* "Pull" backups from the clients to the backup server. Use a client/server backup tool like duplicity or rdiff-back. Something that uses ssh to encrypt the network traffic and supports key-based authentication from a specific subnet/IP. You can make the remote connection only be able to run the backup tool and nothing else. This is part of ssh.
    * Have versioned backups. That will provide a way to know if a system has been crypto-locked because the backup will suddenly become huge and take a long time. Depending on the risks for each system, between 60 days and 180 days of versioned backups are retained.
    * Storage for the backups should be encrypted. I use dm-crypt + LUKs.
    * Replicate the 1st backup off-sight using rsync over ssh. Lock the ssh/rsync connection down to just the IPs that should have access.
    * In no way, no how, would I place these backups on a computer I didn't own.

    I use rdiff-backup and for most of my systems, the daily backups take just 2-4 minutes. A full backup would require 30-90 minutes.
    The last month, I've been consolidating from 20 systems down. I'm down to 10 systems now with 2 remaining to be retired.

    I'm a fan of git for many purposes, like having version controls on /etc/ files. We use ansible, so our configurations for all systems ARE stored in git (a repo we manage, hold, maintain, and backup). I don't see how git could be efficient enough to backup large data files or files that constantly change. Git shines for text files, but those aren't typically what our servers hold.

  7. #7
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    Re: Best Practice for Protection of backups against ransomware 2019 ????

    Quote Originally Posted by dazz100 View Post
    ...
    I will look at using a Raspberry Pi back server with HDs connected via USB. They are cheap and low powered. I only have a couple of PCs on the network so a high performance backup server is not required.
    If you intend to just prototype your backup server then a pi can do the job. However:

    Raspberry pi is insanely slow for any sort of file server or backup task. They have a maximum total bandwidth through the USB controller chip, which includes all networking and all disk storage. So, combined bandwidth is usually 100mbps or less. Moreover, it's CPU-intensive as the chips included don't do much of the work themselves like a better quality nic or sata system would do. When they benchmark networking on a pi, they're usually showing you pure network speed, where the only thing the device is doing is pushing bytes through a network interface. No disk activity, no calculation or encryption. Because any extra activity at all slows down the networking speed. Same for disk speed and whatever else.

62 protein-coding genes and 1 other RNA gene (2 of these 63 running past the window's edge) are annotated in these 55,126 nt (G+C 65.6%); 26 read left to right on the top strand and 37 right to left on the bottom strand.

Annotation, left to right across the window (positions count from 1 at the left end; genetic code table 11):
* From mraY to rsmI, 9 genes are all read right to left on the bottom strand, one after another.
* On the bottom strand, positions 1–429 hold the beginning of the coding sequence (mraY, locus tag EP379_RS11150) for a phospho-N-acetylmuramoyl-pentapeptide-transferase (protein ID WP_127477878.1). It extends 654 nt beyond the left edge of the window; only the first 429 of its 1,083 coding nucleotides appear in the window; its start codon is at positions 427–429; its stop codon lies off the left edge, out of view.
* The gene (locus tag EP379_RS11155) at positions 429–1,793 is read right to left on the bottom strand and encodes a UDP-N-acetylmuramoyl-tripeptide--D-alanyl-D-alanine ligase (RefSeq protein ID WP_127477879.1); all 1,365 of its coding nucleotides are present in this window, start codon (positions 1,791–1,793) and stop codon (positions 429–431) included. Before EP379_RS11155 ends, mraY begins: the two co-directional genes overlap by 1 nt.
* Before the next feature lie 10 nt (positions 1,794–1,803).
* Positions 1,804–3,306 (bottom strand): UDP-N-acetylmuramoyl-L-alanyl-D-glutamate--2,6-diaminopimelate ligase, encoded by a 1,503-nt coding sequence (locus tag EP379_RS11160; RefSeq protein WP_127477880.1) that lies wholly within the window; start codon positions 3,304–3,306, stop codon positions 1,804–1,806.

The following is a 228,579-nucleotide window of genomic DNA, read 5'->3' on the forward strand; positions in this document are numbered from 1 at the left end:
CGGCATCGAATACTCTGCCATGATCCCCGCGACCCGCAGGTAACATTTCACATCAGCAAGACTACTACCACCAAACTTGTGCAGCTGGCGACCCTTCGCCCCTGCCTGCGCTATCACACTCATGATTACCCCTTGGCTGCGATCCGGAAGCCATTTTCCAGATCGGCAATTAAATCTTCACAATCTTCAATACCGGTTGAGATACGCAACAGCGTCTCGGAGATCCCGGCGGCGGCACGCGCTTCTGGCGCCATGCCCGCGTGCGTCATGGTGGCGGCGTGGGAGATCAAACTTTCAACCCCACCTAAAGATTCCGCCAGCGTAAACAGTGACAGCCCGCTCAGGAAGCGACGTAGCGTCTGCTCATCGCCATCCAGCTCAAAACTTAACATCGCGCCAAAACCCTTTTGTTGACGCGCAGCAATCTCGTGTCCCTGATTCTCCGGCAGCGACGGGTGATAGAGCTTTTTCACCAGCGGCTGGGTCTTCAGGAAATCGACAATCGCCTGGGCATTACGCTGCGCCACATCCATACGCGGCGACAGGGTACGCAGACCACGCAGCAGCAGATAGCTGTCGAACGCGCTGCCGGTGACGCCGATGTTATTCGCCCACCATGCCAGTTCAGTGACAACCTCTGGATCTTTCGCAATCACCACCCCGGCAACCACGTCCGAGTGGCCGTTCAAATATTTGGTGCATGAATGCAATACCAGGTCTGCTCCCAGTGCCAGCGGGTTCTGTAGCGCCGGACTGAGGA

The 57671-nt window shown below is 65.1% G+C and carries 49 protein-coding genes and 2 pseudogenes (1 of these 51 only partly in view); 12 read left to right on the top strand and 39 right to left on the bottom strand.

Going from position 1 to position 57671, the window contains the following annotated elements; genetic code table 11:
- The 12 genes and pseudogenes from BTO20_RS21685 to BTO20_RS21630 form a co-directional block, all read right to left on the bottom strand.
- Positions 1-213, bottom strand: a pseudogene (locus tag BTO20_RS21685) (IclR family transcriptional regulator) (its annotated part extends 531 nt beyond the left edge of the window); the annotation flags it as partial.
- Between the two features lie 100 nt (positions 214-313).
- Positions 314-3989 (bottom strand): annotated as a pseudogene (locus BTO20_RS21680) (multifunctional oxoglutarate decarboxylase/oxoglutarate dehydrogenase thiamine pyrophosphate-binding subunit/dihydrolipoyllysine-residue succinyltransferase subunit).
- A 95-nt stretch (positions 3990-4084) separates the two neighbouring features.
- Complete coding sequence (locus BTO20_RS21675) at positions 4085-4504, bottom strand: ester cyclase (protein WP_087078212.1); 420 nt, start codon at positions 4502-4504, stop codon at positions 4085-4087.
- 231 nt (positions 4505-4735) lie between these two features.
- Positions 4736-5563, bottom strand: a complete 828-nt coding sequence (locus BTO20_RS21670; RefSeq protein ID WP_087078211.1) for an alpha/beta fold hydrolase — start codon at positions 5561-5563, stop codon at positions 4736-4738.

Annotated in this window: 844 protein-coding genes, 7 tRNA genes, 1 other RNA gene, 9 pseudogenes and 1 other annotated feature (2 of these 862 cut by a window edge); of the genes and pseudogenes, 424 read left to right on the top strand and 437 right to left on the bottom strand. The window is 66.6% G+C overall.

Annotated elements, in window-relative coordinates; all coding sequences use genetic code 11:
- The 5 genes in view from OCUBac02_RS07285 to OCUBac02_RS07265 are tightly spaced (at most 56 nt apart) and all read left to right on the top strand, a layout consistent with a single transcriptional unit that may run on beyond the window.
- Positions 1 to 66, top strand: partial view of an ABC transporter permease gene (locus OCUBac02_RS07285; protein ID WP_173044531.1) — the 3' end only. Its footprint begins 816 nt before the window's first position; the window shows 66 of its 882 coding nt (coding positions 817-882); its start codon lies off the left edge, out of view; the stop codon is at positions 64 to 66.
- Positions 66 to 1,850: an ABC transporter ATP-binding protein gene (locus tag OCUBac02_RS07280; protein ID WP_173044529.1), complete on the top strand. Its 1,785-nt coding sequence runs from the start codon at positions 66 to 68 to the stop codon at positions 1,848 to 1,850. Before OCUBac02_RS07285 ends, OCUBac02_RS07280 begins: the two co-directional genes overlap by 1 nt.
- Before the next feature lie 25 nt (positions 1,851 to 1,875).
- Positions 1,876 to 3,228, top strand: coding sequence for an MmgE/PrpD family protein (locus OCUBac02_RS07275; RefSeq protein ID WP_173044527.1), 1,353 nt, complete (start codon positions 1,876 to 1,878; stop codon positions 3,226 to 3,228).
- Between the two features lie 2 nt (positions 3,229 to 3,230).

To contrast, most wireless networks these days are well past 100mbps and gigabit local networking is common. I use a cable modem and have the minimum contract for Internet speed, and my raspberry pi can't accept or send a file even half as fast as I can get it from the Internet on a regular computer. Any decent file server in an office will be at least one gigabit ethernet card, and the file server will likely be able to get close to wire speed. Edit: Close to wire speed for the network, with simultaneous disk access and processing for whatever apps are running too.

    You may not care much about the speed of the backup, until such time as you actually have to wait for it to finish. My pi is pegged at less than 1/20th of what I consider an acceptable file server transfer rate. Not an exaggeration.

    The raspberry pi is a fantastic device, but only if you're using it for what it was made for: A hobby board. It is an abysmal file server and an equally abysmal router, for exactly the same reason. Nothing on that system was optimized for throughput. They picked some really cheap chips and wired them together so they work, and so an amateur with a soldering iron can invent and still have a decent chance that the board still works. That's the Raspberry Pi's superpower.

    There are lots of boards out there specifically designed for file servers, routers and backup devices. Some of them are not too expensive and give you WAY more bang for the buck than a pi can.
    Last edited by 1clue; January 9th, 2019 at 04:17 AM.

  8. #8
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    Re: Best Practice for Protection of backups against ransomware 2019 ????

    If you're looking at a network appliance for your file server (meaning you are exploring my advice and TheFu's) then there are some things that may help:

    Avoid boards with a cheap NIC. The difference in cost between a cheap NIC and a good NIC (in the gigabit range) is really pretty small. If they're using a crappy NIC that means the entire board is likely crappy.

    RealTek is the modern ethernet equivalent of a WinModem. I'm using them as an example because I have a system with 5 of them on it. They have barely enough hardware to do the job, and everything else is in the driver software. They generate a lot more interrupts than a good NIC and they rely on the CPU for throughput.